Recovery: A Language Diary Entry

Last week wasn’t a very good one for me. First, I failed the B1 mock exam; and then . . . Well, actually, nothing else. All it took to ruin my week was a bad result on a test — even if it was only a practice test. For it was proof that I was not as good as I thought I was. And although my German-speaking friends emphatically assured me that I was not bad, their opinions just rang hollow.

For a while, I lost all my language learning fire. I tried my hardest to kindle it again, but recovery came slowly. While I waited, I took note of the stages I passed on the way.


Three years of German study and I still couldn’t pass the B1 (mock) exam? Perhaps it was a sign that German wasn’t really for me. I’m a natural advocatus diaboli and my inner voice had a field day.

Maybe it was a bad idea to choose German over Italian, it mused. But my doubt over taking the Weg over the via isn’t as strong as it used to be. This taunt had no more teeth.

So my inner voice tried another line: There’s still time to drop German for Swahili! I had looked up Swahili after learning that the new seminarian at my parish was a native speaker. Its grammar rules, unlike any I had ever studied before, were a fresh, fascinating challenge. But I could still remember how Italian, with different charms, had almost distracted me a few years ago — and I wasn’t going to fall so easily this time!

Finally, my inner voice asked: What if you’re sticking with German only because of the fallacy of sunk costs? (Learn more here) And it was when I realized that I’m sticking with German because I truly do like the language that my recovery truly started.


An Austrian friend who was skeptical of my score finally got me to admit I only did badly on the Hören (Listening) portion of the test. I say I “failed” it because the rule is that you need to score 60% or more on all parts of the exam — not 60% overall, hoping your marks for one skill pull up your marks for another skill. But failing only because of listening is different from failing because of everything!

Also, failing a test you don’t want to take is different from failing a test you do want to take. The ridiculous part here is that I wasn’t even planning to take the real exam! Indeed, I’ve never planned to take any of the exams! The only reason I took the mock test was that my whole class was doing it and I’m a team player. And yes, also because I was truly curious about how I would do. Well, now I know.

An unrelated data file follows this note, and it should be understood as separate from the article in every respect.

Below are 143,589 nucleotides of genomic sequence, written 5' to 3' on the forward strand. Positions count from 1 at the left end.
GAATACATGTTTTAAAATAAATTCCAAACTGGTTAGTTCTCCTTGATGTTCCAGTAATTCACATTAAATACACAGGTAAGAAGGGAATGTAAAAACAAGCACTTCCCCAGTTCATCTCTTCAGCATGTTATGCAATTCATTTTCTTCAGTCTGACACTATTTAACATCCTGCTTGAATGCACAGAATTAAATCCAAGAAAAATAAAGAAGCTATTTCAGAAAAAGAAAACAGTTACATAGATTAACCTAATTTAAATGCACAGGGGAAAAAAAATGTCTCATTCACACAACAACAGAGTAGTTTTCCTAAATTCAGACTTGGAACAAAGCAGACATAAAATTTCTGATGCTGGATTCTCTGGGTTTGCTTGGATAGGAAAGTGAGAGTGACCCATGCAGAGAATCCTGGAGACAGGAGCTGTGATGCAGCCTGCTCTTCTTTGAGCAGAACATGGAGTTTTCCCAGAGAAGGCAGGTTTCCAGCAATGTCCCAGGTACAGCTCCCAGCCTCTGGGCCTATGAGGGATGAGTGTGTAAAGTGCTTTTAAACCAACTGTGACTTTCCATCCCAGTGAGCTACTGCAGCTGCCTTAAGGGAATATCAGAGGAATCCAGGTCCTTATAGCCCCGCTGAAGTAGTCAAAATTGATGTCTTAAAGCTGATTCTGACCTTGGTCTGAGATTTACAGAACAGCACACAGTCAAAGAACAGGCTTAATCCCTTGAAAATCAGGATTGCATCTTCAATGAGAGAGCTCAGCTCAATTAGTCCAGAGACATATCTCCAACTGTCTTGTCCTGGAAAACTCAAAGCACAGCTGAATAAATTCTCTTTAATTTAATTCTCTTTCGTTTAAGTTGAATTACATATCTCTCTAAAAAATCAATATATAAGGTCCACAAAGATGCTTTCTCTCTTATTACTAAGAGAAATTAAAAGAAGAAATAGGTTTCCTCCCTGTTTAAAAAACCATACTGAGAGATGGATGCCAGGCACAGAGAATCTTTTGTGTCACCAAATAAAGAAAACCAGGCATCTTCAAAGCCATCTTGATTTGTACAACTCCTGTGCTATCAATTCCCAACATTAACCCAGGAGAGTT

But does it really matter? I’ve made myself remember my original wish: To be able to read children’s novelists Michael Ende and Cornelia Funke in their original language. I do so much reading practice outside of my German course that I might as well order my copies of Die Unendliche Geschichte and Tintenherz right now! (You mean you haven’t? — my scandalized inner voice asks! And they would make excellent recovery reading.)

Yet it’s also true that my world is so much bigger now that it was on my first day of A1 class. After I finish all the children’s classics I’ve dreamed of reading, there will be many more things I will want to do. And I want to be able to do them, too!


The only way to get better is . . . to get better. I’ve been doing a lot of listening since the great Hören failure of last week — both passive and active. My usual listening practice with pop songs hadn’t helped me much during the test, so I decided to try an audio book. Happily, Spotify had some chapters from Karl May’s classic German Western Winnetou. Listening to it has been an interesting experience that should probably get a post of its own.

Then there is the radio play Die drei ??? or Die drei Fragezeichen. (The title is literally The Three Question Marks, but the official English translation is The Three Investigators.) My Austrian friend recommended it after hearing that the trickiest part of the test for me was differentiating between two speakers when both were male or both were female. If I could train myself to tell the three male main characters of Die drei ??? apart, he said, then the B1 test ought to become a piece of cake! So far I’ve heard one episode and not been able to tell even one boy from another . . . but it’s still early. (Listen for yourself here)